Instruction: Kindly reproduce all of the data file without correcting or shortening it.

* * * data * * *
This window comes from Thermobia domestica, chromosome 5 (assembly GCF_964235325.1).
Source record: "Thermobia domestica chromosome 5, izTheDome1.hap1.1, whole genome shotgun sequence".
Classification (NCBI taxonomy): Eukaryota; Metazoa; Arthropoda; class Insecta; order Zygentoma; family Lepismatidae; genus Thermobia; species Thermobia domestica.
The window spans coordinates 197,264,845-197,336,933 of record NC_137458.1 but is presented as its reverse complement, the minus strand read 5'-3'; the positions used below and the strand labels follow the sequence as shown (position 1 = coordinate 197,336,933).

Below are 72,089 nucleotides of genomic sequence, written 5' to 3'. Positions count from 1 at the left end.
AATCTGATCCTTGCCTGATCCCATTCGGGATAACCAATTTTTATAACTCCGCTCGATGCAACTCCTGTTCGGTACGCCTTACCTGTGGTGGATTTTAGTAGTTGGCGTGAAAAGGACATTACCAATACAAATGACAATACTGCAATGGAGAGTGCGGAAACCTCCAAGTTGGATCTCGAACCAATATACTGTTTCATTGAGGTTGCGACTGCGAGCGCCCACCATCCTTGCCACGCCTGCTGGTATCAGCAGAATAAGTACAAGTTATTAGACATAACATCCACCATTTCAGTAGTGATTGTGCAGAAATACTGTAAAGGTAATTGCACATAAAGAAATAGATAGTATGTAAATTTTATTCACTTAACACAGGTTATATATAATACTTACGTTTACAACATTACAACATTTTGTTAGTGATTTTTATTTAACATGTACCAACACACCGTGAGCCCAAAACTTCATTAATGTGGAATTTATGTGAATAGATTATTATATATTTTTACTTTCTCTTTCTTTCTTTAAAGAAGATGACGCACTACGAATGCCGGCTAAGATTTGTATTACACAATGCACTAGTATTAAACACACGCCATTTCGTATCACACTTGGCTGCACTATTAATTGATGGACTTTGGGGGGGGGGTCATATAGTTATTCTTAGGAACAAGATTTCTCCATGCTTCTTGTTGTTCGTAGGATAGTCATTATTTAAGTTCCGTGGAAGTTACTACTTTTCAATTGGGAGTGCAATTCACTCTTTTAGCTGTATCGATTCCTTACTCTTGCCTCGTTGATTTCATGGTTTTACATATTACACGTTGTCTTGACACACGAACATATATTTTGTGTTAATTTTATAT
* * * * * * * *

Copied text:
This window comes from Thermobia domestica, chromosome 5 (assembly GCF_964235325.1).
Source record: "Thermobia domestica chromosome 5, izTheDome1.hap1.1, whole genome shotgun sequence".
Classification (NCBI taxonomy): Eukaryota; Metazoa; Arthropoda; class Insecta; order Zygentoma; family Lepismatidae; genus Thermobia; species Thermobia domestica.
The window spans coordinates 197,264,845-197,336,933 of record NC_137458.1 but is presented as its reverse complement, the minus strand read 5'-3'; the positions used below and the strand labels follow the sequence as shown (position 1 = coordinate 197,336,933).

Below are 72,089 nucleotides of genomic sequence, written 5' to 3'. Positions count from 1 at the left end.
AATCTGATCCTTGCCTGATCCCATTCGGGATAACCAATTTTTATAACTCCGCTCGATGCAACTCCTGTTCGGTACGCCTTACCTGTGGTGGATTTTAGTAGTTGGCGTGAAAAGGACATTACCAATACAAATGACAATACTGCAATGGAGAGTGCGGAAACCTCCAAGTTGGATCTCGAACCAATATACTGTTTCATTGAGGTTGCGACTGCGAGCGCCCACCATCCTTGCCACGCCTGCTGGTATCAGCAGAATAAGTACAAGTTATTAGACATAACATCCACCATTTCAGTAGTGATTGTGCAGAAATACTGTAAAGGTAATTGCACATAAAGAAATAGATAGTATGTAAATTTTATTCACTTAACACAGGTTATATATAATACTTACGTTTACAACATTACAACATTTTGTTAGTGATTTTTATTTAACATGTACCAACACACCGTGAGCCCAAAACTTCATTAATGTGGAATTTATGTGAATAGATTATTATATATTTTTACTTTCTCTTTCTTTCTTTAAAGAAGATGACGCACTACGAATGCCGGCTAAGATTTGTATTACACAATGCACTAGTATTAAACACACGCCATTTCGTATCACACTTGGCTGCACTATTAATTGATGGACTTTGGGGGGGGGGTCATATAGTTATTCTTAGGAACAAGATTTCTCCATGCTTCTTGTTGTTCGTAGGATAGTCATTATTTAAGTTCCGTGGAAGTTACTACTTTTCAATTGGGAGTGCAATTCACTCTTTTAGCTGTATCGATTCCTTACTCTTGCCTCGTTGATTTCATGGTTTTACATATTACACGTTGTCTTGACACACGAACATATATTTTGTGTTAATTTTATAT